What Earworms Can Teach Us About Communication

By Alexander Jutkowitz

An invisible thread connects some of the world’s biggest pop stars and their mega-hits, from Britney Spears “…Baby One More Time” to Katy Perry’s “I Kissed A Girl” and, more recently, The Weeknd’s “Can’t Feel My Face.” That thread is Max Martin, the Swedish songwriter who wrote these and many more of the most memorable hits from the past two decades. You may not recognize his name – a testament to his strength as a ghostwriter – but as marketers, we can learn a lot from Martin.

Martin has the Midas touch for melody, creating earworms that are impossible to ignore. When I think about how to succeed in marketing, I think about what it takes to write people’s favorite songs. I think about how to create those rich and deep sounds that harmonize together and touch us in inexplicable ways, giving rise to different emotions.

A brand’s narrative must touch on the same principles of harmony that our favorite songs do. Every beat of the song, every sine curve, is a message. And together, each of these individual messages aligns to create something memorable, catchy, and enriching. These are precisely the attributes we need to bring out in a brand’s story.

If our messages, just like the sine curves, are rich and deep, they have a profound ability to resonate with audiences. I call this rich and deep communication “RAD Serialization.”

Serialization speaks to our desire to target audiences with the same messages over and over again. And the good news is that audiences are receptive to repetition. But that doesn’t mean we have to be boring or drone on and on. It means we have to be creating content that is rich and deep on a regular, ongoing basis.

Digital media today is constantly flowing, with information organized in streams; from a Google search results page to our Facebook and Twitter feeds, and on video-based platforms like Snapchat and Periscope, we are increasingly consuming information in a flow. The famous quote on impermanence, “No man ever steps in the same river twice,” applies perfectly here. Media in today’s age is ephemeral, and what’s viral today will be usurped tomorrow by the next diaper clad chimera.

The antidote to this ephemeral age is RAD Serialization.

RAD Serialization is a reminder that our messages, although repeating, can’t be generic. They need to be counterintuitive and surprising, and incite emotion – the same principles Martin uses to create his mega-hits.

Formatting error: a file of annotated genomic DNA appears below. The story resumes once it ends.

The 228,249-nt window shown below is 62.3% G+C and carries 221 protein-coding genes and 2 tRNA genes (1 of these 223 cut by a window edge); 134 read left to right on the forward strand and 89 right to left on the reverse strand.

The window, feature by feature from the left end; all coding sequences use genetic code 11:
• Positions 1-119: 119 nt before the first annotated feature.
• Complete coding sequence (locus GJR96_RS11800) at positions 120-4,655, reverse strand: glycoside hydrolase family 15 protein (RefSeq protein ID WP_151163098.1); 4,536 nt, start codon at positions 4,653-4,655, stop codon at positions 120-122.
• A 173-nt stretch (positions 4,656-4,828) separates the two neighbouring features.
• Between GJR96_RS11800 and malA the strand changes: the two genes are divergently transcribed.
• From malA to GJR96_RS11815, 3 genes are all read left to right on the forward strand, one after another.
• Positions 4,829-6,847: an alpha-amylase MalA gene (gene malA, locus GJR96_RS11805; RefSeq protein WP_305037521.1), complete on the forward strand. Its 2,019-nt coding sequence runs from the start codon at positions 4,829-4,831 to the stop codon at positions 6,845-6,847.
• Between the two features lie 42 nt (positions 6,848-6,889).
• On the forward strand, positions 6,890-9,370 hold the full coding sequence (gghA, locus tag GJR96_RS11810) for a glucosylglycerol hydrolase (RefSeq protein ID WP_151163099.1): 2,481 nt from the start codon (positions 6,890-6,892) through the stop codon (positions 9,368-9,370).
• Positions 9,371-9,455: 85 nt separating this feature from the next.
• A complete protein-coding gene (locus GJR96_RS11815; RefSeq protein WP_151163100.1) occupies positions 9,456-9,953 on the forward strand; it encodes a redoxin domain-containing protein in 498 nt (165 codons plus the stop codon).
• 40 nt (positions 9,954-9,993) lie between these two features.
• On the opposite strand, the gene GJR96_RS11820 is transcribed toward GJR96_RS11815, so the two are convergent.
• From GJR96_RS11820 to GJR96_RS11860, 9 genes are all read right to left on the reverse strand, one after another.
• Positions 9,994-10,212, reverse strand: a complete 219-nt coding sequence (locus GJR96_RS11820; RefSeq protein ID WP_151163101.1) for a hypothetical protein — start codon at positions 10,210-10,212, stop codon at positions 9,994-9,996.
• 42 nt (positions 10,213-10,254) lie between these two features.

As the New Yorker stated, Martin’s Backstreet Boys songs use “major and minor chords in surprising combinations (going to a minor chord on the chorus, say, when you least expect it), producing happy songs that sound sad, and sad songs that make you happy.” Similarly, to stand out in the streams of information, we also need to create the unexpected.

But of course, even the raddest message won’t break through if our sine curves don’t continue to flow. As marketers, we can’t let our messages stop or we risk losing our audience’s attention. The song will end, and our audience won’t be able to hear us.

In order to resonate with audiences, you have to make sound. And to make sound, you need to make waves. These waves flow into the streams of information where our audiences are consuming content, connecting with them and fostering an ongoing relationship. That’s serialization. But to truly connect, don’t forget the rich and deep part. It’s our job to communicate with our audience, and satisfy their craving for knowledge.

In other words, never stop being rad.

Alexander Jutkowitz is the CEO of Group SJR, Truffle Pig, and Colloquial.
Top image shot by Chris New, Director of Multimedia, art direction by Joelle McKenna, Visual Designer. 

Explore this issue

From Fireside Chats To Breaking Bad: How Media Creates Community

Read More 

When Serialization Goes Bad: 3 Rules to Keep a Series From Falling Flat

How Serialization Changes The Conversation

You are

What Earworms Can Teach Us About Communication